I’m a huge fan on online banking. In fact, I opened our first online savings account with ING Direct (now Capital One 360) over ten years ago, and I haven’t looked back since.
Sure, I still have a local brick and mortar bank for convenience, but I keep the vast majority of our savings online. Why? Because online banks offer significantly higher interest rates than do their local competitors.
I’ve opened more than my fair share of accounts over the years. In part it’s because I enjoy rate-chasing. And in part because I like reviewing them here on FiveCentNickel. With that in mind, I wanted to talk a bit about what I look for when evaluating an online bank. Here are seven main criteria I think about when deciding whether or not to open an online savings account. Depending on my current financial situation, I may weight them differently. (Interest rates current as of (02.28.2018)
One of the biggest factors that I consider when evaluating an online bank is its interest rate. While online savings rates can fluctuate dramatically over time (just in the last few months, rates have increased substantially), certain banks are consistently among the best (or worst) of breed.
For example, Capital One 360 is typically among the first to lower their rates and the last to raise them when the interest rate landscape changes. Thus, while they’re quite popular, they’re not at the bleeding edge rate-wise. In contrast, banks like Synchrony Bank, Ally Bank, and CIT Bank have always stood at the top of the interest rate game.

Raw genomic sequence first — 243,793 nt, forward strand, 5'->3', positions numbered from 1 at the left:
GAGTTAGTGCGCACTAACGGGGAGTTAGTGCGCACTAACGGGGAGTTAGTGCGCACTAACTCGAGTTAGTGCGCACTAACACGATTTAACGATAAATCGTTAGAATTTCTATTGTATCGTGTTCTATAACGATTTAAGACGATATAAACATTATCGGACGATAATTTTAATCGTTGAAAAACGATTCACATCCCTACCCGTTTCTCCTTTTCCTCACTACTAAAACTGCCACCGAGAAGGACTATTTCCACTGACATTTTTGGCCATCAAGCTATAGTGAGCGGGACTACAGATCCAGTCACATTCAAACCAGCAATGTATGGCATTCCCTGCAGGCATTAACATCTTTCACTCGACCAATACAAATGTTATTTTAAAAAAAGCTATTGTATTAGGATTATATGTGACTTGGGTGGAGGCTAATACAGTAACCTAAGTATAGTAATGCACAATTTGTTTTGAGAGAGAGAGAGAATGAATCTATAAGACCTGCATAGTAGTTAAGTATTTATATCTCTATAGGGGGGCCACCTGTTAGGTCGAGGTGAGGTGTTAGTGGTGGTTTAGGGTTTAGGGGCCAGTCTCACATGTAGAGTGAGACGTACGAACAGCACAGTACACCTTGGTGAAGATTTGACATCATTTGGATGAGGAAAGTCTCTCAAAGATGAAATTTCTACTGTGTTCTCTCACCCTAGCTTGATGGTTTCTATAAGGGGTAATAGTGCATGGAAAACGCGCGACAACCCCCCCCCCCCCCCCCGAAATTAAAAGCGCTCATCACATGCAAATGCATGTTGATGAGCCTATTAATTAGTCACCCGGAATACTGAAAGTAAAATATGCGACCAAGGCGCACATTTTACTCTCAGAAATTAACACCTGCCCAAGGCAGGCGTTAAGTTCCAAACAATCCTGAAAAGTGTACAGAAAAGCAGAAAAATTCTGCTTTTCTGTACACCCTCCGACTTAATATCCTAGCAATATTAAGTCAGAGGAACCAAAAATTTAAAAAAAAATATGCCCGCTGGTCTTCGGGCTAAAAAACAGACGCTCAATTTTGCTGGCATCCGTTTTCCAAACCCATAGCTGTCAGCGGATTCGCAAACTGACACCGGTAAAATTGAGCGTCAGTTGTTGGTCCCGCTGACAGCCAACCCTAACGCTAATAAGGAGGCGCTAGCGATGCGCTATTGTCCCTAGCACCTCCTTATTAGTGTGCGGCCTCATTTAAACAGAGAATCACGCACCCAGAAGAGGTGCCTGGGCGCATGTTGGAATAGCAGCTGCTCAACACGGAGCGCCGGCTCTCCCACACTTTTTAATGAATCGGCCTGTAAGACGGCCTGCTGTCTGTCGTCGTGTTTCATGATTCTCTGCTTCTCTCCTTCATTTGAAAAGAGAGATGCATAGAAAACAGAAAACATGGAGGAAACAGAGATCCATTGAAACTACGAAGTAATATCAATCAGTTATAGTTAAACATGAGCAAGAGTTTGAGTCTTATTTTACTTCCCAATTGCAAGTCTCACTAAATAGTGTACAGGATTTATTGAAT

- CIT Bank – CIT Bank is currently offering 1.55% APY on all savings accounts balances. CIT Bank offers a wide variety of CDs, home loans, and small business loans, as well. The minimum deposit to open a savings account is $100.
Try Lending Club – If you’re looking for a higher yield than a regular bank can offer and you don’t mind taking on some additional risk, you might want to check out Lending Club. It’s not FDIC-insured, but annual returns have averaged 9.05% APY over the past 18 months. It’s free to open an account, and you can get started with as little as $25.
Whenever I evaluate a new bank, I always check out their safety ratings. To be completely honest, I’m not sure why I bother because, as long as they have FDIC insurance, I’m perfectly happy putting my money there. Case in point… I recently opened an account with DollarSavingsDirect. They have a 1-star Bankrate rating, but I’m still perfectly comfortable having money with them, as long as my balance stays below the FDIC insurance limits.
Perhaps more important than bank stability, especially for online banks, is security. The good news here is that most of the major online banks have fairly similar (and secure) login procedures, etc. Honestly, the biggest thing you can do to ensure the security of your money is to choose a strong password and then avoid falling for a phishing scheme.
- Barclays – Barclays bank currently sports 1.50% APY, which is 15x the national average. In addition savings and CD options, Barclays is also one of the premier credit card issuers in the United States. They offer cards great for travel, cash back, and balance transfers. Barclays currently offers an online savings account with no minimum opening deposit requirement.
Minimum Balance Requirements
Many online banks don’t have a minimum balance requirement, but some do. Fall below it, and your interest rate will likely tumble. You might also find yourself subject to monthly fees. If you’re not in a position to keep a large amount of cash in your account on an ongoing basis, be careful to…
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